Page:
For those of you who aren't familiar with Chasers, take your average Dragonfly and give it steroids- they are the speedy, killing machines of the insect world and you can bet if a male visits a pond which is already occupied by another species, there is going to be trouble!
During the holidays I was lucky enough to encounter the mating and egg laying of the Broad Bodied Chaser by a secluded pond in Bushy Park on one very hot day. It all started as I was watching Damselflies on a pond. Suddenly a huge dragonfly pelted past, attacking and killing a Damselfly. I managed to ID it with my field guide as a BBC and watched it as it perched on a dead plant...
A few minutes later and a female emerged on scene, circling above the male. Without any hesitation, he pounced on her and... errr... did what he had to do.
This entanglement lasted for a few seconds, after which the male went back to perching on his plant and the female flew away to a nearby stream- allowing me to creep up on her for some close-ups...
Suddenly, without warning she flew back to the pond I'd previously watched her on and began to dip the water with her abdomen, releasing a single egg. She repeated this process several times and then left...
So there you go... a small insight into the secret life of the brilliant Broad Bodied Chaser.
An excellent post Billy showing wildlife "in action".
A good illustrated read Billy. I've spent ages in the past trying to photo these in flight but they are so swift. Fortuntely the local ones have sometimes posed nicely every now and then. Not seen any this year but it is early for my part of Lincolnshire.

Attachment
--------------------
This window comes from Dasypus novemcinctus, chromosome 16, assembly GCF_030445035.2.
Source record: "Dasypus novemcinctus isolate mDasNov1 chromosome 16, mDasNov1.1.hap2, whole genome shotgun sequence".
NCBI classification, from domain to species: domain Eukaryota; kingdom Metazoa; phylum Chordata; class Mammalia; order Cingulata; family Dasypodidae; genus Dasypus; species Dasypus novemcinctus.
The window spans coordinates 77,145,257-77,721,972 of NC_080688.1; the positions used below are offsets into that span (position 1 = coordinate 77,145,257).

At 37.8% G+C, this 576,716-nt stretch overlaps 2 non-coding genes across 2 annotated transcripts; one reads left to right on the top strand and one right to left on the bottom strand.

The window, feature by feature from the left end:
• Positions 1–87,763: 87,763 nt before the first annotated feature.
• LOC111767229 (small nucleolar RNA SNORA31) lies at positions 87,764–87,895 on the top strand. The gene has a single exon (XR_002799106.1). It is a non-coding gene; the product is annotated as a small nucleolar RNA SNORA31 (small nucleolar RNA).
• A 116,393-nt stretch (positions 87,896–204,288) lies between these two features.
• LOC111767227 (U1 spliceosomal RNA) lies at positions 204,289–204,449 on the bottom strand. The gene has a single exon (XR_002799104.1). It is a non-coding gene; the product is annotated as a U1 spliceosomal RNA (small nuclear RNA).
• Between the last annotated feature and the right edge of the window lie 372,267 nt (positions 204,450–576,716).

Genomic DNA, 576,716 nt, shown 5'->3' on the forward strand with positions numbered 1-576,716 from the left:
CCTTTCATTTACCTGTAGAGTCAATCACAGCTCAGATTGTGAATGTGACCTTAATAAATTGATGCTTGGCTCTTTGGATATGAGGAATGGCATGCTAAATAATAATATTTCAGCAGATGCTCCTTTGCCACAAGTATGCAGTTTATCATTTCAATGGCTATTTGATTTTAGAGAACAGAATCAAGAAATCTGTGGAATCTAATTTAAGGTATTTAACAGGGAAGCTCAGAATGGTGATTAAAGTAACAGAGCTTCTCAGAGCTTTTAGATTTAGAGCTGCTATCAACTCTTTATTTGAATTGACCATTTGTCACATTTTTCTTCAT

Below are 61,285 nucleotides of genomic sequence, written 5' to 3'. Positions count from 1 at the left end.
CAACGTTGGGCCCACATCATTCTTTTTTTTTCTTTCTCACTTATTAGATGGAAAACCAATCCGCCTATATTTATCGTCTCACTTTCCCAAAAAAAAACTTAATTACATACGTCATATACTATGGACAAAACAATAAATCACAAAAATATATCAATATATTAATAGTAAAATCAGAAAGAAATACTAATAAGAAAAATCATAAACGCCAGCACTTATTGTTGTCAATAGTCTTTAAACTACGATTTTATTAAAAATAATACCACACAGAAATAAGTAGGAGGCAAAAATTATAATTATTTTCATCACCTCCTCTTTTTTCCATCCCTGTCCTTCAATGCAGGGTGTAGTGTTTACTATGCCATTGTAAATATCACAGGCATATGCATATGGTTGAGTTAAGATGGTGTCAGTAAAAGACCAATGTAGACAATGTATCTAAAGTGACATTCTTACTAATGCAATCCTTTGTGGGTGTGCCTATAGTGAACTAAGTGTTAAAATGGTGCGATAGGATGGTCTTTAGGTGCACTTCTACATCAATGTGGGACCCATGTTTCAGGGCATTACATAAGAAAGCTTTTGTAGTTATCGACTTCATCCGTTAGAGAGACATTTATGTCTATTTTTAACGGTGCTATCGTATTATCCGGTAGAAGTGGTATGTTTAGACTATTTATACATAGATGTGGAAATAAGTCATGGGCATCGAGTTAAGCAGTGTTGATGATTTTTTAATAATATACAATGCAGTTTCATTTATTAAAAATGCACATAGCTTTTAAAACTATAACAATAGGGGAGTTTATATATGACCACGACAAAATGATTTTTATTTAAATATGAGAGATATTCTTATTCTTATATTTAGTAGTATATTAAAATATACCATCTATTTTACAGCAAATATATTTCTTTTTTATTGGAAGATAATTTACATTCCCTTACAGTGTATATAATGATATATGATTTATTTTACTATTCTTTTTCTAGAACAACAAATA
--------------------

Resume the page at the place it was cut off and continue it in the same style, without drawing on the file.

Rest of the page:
Billy. I dont know about you becoming a naturalist [in whatever form] because I reckon that you would make a marvellous movie director. Your 'turn of phrase' is so graphic that it leaves nothing to the imagination. Well done young man - a most enjoyable read not to mention that I am now 'up to speed' on Chasers. GRAMPS
Great field report there, Billy. I haven't seen one of these things yet.
Great stuff billy,
I have also been learning about odonata (dragonflies and damselflies) but making a few mistakes, it's all very interesting though. It's always good to have the camera with you so you can ID them later!
All the best mate and keep the good pics coming,
Frank- Thanks, it was a very lucky find!
John- They sure are fast and were a nightmare to photograph! Good luck in your search for them.
Gramps- Thanks for the comments. Movie director?! I was thinking wildlife photographer! Speak soon
Rob- Thanks, Rob. I'd never heard of a Chaser before that trip, keep looking!
Dan- Cheers Dan. Congrats on finishing your exams and well done recently with seeing and photographing all those dragon/damselflies!
My favourite dragonfly by far - great set of images Billy.
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